# Can garbage trucks crush empty but closed plastic bottles?

Empty plastic bottles are often dumped carelessly without being flattened but the cap on. I assume no human can flatten such a 1.5l bottle (see example image), but can a garbage truck? I want to convince my local community to at least loosen the top (so that others can compact the bottles) because otherwise

1. garbage containers fill up more quickly so latecomers will dump theirs around;
2. we pay more as we practically pay the company that collects our garbage to transport air;

Therefore I want to know whether a garbage truck (such as the one depicted below) can exert pressure or has some other means that can crush an empty but closed plastic bottle.

Secondarily, I want to know how much pressure force is required to crush an empty but closed 1.5l plastic bottle.

• Are these garbage trucks picking up recycling or are they taking their load to landfills, incinerators, or some other garbage management endpoint? Oct 23, 2018 at 14:07
• @Jean-PaulCalderone I have no idea, but let's assume they go to recycling or to some other management. My question is really about whether closed bottles pose any problem for a garbage truck (besides taking up space) and whether any mechanism is needed/exist inside to crush closed bottles. Oct 23, 2018 at 14:41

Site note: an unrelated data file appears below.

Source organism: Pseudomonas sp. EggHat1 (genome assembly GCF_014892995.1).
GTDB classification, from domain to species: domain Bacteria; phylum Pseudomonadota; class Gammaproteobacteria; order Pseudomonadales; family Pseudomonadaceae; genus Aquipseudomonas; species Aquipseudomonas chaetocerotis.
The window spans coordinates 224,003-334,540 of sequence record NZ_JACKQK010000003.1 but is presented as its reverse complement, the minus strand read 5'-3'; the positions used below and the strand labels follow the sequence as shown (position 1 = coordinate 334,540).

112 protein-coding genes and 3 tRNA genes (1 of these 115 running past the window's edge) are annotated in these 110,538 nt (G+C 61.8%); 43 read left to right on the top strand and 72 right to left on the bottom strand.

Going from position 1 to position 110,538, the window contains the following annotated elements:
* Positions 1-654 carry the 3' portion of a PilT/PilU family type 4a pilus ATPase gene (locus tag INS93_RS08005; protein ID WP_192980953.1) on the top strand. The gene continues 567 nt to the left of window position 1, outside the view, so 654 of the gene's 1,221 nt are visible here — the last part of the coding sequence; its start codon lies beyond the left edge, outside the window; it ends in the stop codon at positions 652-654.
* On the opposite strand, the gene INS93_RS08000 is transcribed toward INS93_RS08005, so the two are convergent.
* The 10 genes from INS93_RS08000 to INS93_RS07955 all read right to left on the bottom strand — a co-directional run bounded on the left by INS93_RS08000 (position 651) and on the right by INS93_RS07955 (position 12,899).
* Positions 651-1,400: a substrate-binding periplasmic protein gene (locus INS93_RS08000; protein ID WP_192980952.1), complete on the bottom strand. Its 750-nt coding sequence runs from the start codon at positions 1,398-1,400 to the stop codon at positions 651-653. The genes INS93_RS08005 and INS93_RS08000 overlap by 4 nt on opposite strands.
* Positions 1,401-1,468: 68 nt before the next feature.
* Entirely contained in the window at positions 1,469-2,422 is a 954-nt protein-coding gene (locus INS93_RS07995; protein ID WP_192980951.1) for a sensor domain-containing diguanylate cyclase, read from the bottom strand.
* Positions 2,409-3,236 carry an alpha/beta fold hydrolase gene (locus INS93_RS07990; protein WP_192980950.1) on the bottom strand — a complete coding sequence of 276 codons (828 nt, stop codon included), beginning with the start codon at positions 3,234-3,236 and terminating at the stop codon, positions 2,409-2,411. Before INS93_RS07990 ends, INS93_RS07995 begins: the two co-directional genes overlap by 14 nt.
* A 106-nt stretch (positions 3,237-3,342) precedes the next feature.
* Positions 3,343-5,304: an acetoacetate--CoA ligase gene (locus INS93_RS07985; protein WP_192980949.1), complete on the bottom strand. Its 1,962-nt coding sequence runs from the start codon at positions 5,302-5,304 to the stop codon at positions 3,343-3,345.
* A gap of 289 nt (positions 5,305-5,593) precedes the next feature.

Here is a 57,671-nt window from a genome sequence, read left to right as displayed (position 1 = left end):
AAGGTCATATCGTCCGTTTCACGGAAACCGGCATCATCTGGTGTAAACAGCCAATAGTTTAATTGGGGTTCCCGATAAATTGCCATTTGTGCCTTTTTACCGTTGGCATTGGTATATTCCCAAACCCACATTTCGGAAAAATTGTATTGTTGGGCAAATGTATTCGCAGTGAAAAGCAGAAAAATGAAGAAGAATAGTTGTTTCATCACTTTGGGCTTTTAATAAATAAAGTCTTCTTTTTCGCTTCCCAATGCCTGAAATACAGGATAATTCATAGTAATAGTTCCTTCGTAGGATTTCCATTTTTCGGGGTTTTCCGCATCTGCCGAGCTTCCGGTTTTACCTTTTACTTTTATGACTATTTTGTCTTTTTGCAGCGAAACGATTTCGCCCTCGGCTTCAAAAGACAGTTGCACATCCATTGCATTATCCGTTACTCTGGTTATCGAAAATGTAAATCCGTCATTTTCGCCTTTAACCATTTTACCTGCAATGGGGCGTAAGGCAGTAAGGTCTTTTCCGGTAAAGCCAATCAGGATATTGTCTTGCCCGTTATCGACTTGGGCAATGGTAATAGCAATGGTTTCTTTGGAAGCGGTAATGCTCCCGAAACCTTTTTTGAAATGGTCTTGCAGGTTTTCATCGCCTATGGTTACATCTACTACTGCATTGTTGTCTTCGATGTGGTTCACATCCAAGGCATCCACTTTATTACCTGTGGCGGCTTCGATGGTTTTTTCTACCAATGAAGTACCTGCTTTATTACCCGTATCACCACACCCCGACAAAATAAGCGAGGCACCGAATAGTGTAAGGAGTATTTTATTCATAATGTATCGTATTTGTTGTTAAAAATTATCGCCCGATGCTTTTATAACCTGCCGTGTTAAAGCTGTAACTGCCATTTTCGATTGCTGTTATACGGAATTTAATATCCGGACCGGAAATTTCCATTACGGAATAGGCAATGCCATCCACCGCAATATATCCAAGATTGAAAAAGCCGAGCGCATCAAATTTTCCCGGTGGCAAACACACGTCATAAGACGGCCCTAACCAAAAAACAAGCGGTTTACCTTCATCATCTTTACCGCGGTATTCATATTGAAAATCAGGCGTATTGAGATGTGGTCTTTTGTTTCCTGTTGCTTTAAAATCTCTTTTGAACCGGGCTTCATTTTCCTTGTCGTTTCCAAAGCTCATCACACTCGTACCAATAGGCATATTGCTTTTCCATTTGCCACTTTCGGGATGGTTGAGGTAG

Quoting from an answer on Quora:

[the force of a garbage truck compactor] is ~16.2 MPa [...], which works out to almost 160 atmospheres of pressure. To give you some context, every 33 feet (10 meter) you travel underwater increases the pressure acting on you by 1 atmosphere. [...] You would need to go almost 1 mile below see level (5247 ft) to reach 160 atmospheres. According to wikipedia Submarine depth ratings, modern nuclear submarines will be crushed at less than half of this depth (~2400 ft, ~73 atm).*

If you Google for garbage truck compactor specifications you find similar numbers: 170 bar, Main system pressure: 2500 psi = 17 MPa.

So, there really is no need to screw the caps from the bottles.